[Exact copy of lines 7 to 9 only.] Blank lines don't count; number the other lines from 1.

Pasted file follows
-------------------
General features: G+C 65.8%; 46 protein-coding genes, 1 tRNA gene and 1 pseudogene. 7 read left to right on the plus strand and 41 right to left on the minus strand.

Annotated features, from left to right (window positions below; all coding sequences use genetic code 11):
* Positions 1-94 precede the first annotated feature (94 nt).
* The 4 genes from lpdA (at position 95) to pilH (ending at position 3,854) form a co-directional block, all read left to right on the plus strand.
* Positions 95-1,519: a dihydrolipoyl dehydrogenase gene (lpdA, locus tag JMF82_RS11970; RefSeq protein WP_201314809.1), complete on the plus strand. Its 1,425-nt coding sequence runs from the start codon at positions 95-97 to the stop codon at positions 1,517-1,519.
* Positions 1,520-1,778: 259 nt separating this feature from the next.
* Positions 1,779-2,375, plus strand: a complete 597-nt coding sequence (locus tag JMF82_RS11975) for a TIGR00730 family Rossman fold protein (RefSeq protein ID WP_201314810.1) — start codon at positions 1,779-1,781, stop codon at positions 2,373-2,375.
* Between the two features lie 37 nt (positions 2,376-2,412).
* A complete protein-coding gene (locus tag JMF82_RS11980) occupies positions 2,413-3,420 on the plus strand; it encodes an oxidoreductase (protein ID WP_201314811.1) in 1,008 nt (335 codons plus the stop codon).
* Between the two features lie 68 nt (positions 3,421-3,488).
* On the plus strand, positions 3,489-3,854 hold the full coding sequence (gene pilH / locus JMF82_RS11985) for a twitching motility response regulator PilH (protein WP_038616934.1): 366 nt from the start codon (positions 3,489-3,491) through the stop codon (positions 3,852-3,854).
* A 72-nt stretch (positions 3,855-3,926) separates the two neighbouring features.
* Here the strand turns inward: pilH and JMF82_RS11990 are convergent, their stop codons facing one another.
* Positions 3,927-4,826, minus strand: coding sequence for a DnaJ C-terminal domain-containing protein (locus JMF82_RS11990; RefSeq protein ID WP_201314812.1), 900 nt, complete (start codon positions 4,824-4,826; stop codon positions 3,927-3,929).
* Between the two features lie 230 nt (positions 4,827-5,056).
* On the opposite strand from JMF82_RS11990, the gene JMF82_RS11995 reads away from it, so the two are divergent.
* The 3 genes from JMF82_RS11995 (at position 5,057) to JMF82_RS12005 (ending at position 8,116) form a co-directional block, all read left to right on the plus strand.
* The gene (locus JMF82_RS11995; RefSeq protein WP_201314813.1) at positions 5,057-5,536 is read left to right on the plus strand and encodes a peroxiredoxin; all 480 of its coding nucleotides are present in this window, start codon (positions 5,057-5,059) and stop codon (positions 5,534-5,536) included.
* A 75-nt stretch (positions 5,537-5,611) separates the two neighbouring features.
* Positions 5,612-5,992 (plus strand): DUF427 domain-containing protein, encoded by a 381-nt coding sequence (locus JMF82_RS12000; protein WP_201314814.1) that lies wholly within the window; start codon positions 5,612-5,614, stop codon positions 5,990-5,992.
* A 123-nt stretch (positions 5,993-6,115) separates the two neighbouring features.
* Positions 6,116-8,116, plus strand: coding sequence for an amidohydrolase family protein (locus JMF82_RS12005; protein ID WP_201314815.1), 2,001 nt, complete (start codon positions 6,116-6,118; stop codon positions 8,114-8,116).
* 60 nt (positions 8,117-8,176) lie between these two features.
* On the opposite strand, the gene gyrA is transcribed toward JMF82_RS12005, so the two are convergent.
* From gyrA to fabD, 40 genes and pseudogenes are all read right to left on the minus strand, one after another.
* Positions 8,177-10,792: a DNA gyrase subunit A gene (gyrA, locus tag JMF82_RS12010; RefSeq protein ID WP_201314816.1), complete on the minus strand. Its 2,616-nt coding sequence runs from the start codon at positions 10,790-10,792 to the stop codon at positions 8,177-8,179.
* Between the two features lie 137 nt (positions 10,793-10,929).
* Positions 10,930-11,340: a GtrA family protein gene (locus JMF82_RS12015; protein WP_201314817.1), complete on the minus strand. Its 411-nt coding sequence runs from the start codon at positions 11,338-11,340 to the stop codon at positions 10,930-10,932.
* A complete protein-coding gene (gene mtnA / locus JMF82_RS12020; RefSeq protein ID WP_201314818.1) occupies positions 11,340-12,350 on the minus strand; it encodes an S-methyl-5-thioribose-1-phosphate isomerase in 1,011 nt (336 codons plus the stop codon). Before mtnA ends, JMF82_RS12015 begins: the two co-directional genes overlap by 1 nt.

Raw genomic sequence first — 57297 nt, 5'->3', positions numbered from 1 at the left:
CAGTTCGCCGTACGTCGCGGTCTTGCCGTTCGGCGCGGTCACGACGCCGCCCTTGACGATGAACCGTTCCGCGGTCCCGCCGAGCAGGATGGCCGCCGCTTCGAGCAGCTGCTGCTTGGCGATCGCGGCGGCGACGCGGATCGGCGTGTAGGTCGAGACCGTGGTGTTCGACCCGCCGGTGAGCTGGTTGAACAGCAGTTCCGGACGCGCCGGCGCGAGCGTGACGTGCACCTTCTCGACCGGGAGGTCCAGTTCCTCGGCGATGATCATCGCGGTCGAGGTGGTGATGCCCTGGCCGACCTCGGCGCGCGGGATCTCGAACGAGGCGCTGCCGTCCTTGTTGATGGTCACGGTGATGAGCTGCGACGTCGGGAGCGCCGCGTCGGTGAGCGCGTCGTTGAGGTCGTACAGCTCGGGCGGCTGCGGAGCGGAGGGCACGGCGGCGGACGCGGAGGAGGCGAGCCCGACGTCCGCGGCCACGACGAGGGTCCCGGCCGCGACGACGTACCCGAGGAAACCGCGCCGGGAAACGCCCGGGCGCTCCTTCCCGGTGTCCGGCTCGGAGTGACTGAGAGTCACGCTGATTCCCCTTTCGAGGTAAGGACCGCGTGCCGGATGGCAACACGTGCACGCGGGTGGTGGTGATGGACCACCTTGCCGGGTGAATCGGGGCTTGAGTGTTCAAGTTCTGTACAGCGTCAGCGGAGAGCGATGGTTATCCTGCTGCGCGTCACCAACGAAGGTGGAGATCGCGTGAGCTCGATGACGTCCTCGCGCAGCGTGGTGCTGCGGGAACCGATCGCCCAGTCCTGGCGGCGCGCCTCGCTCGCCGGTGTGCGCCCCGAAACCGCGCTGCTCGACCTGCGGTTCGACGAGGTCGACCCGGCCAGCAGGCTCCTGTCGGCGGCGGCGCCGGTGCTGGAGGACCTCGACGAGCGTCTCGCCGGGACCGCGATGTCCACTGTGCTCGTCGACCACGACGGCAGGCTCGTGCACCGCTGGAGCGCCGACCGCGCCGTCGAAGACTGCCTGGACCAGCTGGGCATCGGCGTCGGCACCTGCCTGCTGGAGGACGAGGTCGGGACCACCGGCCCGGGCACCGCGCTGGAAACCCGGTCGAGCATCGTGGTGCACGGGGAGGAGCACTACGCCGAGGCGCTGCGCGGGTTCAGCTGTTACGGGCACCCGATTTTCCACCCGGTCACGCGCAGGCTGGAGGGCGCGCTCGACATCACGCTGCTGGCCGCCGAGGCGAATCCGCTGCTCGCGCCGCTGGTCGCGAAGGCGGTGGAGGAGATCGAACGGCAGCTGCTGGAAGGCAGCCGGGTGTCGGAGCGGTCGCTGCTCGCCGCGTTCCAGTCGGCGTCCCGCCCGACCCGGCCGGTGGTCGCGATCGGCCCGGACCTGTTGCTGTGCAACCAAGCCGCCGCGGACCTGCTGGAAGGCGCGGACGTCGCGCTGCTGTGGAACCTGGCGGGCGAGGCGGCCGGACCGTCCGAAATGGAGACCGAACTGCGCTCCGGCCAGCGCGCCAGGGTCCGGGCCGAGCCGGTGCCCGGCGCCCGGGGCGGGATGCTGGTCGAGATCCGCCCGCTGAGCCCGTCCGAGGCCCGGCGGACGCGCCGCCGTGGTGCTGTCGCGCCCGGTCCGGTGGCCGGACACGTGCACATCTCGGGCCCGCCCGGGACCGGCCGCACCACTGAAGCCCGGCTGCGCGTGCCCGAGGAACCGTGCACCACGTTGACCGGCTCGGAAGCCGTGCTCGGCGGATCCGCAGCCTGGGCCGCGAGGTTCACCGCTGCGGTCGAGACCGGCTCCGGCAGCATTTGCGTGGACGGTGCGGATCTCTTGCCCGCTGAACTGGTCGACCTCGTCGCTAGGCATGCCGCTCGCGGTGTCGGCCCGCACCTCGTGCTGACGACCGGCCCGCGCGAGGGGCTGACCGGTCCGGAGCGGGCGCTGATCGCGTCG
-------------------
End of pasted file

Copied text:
* Positions 1,779-2,375, plus strand: a complete 597-nt coding sequence (locus tag JMF82_RS11975) for a TIGR00730 family Rossman fold protein (RefSeq protein ID WP_201314810.1) — start codon at positions 1,779-1,781, stop codon at positions 2,373-2,375.
* Between the two features lie 37 nt (positions 2,376-2,412).
* A complete protein-coding gene (locus tag JMF82_RS11980) occupies positions 2,413-3,420 on the plus strand; it encodes an oxidoreductase (protein ID WP_201314811.1) in 1,008 nt (335 codons plus the stop codon).